Investors Punish Apple on New iPhones

Your next video will start in

Recommended Videos

  • Info

  • Comments


Sept. 11 (Bloomberg) -- Julie Hyman reports on investor reaction to Apple's unveiling of two new iPhones. She speaks on Bloomberg Television's "In The Loop." (Source: Bloomberg)

-- i cannot really taste it.

Oh, i can taste it.

[laughter] apple is trying to make a big play in emerging markets, but the cost here is the kind of high.

Maybe if they had scratch and sniff ipad.

If you look at the stock from the meeting yesterday, it ticked up on the announcement of the new lower cost iphone.

And then you saw it start to come down as the meeting came to a close.

Just before the close of the presentation is when the unlocked price of the 5c came out, $550 without a subscription, that was too high for some investors, including brian blair.

It is one of the reasons the stock is moving down.

People were expecting a lower price point.

Apple is clearly making a choice to preserve margins.

It is a cheaper found, but maybe not cheap enough.

There is also this issue of no kind of wow factor because in part people anticipate it already.

Is there a sense that apple cannot do this anymore?

Well, yes.

They also talked about the leaking problem they had.

The internet, loggers, people at the supply chains have become pretty adept at sharing little leaks.

It is the same business, finding out what apple is doing, and a lot of people have been involved in information leaking has certainly increased.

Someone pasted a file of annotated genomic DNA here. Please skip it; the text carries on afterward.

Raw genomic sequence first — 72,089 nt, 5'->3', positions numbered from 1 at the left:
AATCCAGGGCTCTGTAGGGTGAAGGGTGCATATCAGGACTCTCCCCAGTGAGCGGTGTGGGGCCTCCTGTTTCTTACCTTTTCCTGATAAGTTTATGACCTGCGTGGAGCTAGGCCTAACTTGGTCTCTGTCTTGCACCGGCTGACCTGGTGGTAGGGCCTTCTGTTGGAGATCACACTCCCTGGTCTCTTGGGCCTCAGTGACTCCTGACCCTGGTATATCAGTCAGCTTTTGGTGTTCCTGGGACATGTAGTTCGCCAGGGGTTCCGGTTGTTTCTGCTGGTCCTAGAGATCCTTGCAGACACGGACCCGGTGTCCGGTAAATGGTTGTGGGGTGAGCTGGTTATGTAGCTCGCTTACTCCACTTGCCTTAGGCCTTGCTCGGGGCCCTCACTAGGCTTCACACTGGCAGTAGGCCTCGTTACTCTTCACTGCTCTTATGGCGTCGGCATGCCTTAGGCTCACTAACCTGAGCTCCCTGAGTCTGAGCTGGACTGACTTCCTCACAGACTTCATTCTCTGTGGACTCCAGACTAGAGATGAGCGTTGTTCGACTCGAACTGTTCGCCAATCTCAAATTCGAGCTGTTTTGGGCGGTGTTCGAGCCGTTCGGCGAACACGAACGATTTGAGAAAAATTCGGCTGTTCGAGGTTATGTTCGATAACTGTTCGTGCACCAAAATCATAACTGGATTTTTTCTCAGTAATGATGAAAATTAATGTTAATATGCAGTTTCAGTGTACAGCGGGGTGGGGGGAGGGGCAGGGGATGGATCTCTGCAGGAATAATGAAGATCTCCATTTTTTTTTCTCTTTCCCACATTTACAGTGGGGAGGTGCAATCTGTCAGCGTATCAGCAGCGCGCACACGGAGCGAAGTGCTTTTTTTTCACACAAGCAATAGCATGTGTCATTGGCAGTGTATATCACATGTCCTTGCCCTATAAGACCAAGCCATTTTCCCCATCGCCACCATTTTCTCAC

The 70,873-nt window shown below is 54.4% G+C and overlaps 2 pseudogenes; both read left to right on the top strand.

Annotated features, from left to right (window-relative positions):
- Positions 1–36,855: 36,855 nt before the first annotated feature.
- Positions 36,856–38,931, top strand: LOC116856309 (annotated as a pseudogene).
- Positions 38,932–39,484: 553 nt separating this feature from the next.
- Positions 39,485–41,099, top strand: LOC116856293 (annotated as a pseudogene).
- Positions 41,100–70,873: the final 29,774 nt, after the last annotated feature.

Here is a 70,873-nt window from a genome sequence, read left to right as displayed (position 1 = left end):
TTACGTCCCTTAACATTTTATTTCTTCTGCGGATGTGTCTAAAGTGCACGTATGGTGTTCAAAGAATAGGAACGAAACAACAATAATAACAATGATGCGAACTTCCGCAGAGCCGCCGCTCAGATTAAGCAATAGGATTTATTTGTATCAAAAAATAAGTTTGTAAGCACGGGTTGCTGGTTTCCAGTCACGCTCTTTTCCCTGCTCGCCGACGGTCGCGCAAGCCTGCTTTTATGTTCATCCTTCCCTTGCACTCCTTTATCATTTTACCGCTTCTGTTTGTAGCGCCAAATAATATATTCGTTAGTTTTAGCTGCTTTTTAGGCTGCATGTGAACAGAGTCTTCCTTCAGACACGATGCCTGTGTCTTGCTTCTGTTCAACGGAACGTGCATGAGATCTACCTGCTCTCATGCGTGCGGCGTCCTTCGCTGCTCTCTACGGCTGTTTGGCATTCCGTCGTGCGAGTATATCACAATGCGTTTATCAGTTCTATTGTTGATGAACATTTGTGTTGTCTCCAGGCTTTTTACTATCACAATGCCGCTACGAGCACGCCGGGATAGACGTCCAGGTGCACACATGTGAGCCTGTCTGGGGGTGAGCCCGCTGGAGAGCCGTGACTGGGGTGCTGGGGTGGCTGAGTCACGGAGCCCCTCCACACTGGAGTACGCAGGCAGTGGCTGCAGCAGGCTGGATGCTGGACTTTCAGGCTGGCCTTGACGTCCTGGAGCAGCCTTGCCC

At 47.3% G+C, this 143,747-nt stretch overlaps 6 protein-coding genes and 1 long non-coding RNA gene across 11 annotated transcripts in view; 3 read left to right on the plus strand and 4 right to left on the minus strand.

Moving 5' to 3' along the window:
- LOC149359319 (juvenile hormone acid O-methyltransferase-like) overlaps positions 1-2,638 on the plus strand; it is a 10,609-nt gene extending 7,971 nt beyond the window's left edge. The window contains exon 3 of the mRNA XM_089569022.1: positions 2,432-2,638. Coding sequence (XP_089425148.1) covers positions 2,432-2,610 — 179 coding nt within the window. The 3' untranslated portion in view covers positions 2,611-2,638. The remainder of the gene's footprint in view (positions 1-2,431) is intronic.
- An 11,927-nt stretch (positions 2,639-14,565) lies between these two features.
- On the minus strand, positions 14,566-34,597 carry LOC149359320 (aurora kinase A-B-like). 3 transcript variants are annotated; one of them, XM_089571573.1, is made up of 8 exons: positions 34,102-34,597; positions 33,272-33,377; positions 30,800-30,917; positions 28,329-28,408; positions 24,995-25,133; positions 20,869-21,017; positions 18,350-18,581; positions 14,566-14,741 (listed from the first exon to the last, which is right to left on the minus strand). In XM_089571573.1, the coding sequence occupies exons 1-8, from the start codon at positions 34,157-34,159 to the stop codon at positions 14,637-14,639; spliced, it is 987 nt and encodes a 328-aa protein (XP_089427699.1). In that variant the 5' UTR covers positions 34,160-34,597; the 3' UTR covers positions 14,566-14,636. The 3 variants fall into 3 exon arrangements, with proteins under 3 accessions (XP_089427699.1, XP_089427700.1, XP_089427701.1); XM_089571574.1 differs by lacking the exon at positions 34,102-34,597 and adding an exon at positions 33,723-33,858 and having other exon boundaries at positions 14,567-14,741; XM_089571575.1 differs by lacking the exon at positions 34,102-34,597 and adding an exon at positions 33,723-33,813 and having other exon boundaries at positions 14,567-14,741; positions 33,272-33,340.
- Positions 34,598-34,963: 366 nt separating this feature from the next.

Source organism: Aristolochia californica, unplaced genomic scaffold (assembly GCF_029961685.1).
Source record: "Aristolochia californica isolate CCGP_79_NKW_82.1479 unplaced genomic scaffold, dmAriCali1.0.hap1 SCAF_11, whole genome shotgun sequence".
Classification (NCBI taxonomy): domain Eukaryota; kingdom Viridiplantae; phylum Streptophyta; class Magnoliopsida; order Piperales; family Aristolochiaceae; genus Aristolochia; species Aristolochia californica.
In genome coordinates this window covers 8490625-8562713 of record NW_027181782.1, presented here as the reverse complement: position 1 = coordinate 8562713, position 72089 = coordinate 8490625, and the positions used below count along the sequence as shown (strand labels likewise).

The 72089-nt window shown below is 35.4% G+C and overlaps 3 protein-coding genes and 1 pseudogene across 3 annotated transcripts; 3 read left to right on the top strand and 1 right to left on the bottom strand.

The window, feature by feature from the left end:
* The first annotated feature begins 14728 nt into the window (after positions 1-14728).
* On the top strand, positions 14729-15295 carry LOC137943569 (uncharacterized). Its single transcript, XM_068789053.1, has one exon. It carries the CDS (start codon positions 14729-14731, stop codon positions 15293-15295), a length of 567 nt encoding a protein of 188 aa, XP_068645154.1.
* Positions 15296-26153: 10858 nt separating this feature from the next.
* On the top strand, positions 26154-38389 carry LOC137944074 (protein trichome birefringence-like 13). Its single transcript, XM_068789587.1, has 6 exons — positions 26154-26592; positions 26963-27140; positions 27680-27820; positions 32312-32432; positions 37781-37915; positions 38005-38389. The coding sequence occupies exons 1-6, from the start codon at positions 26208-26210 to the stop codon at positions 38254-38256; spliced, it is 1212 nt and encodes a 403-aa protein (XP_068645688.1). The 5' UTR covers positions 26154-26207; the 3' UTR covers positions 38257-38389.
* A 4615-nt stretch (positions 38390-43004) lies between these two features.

Not only a problem for apple, but it takes the surprise out of it.

If we know everything going into the announcement, the bar really is raised in terms of coming out with something new.

As we know, according to people familiar with the situation, with china mobile, that agreement there would have been big news.

There is that special sauce that apple used to have that investors want to recapture with some kind of new device that they did not get yesterday.

Coming up, everyone, five years after the collapse of lehman brothers, is the banking system any safer?

We will ask the former head of the fdic, sheila bair.

We will talk to entrepreneur and reality tv star, bill ransik.

And we will tell you about the fallout from one of the summer's

This text has been automatically generated. It may not be 100% accurate.


BTV Channel Finder


ZIP is required for U.S. locations

Bloomberg Television in   change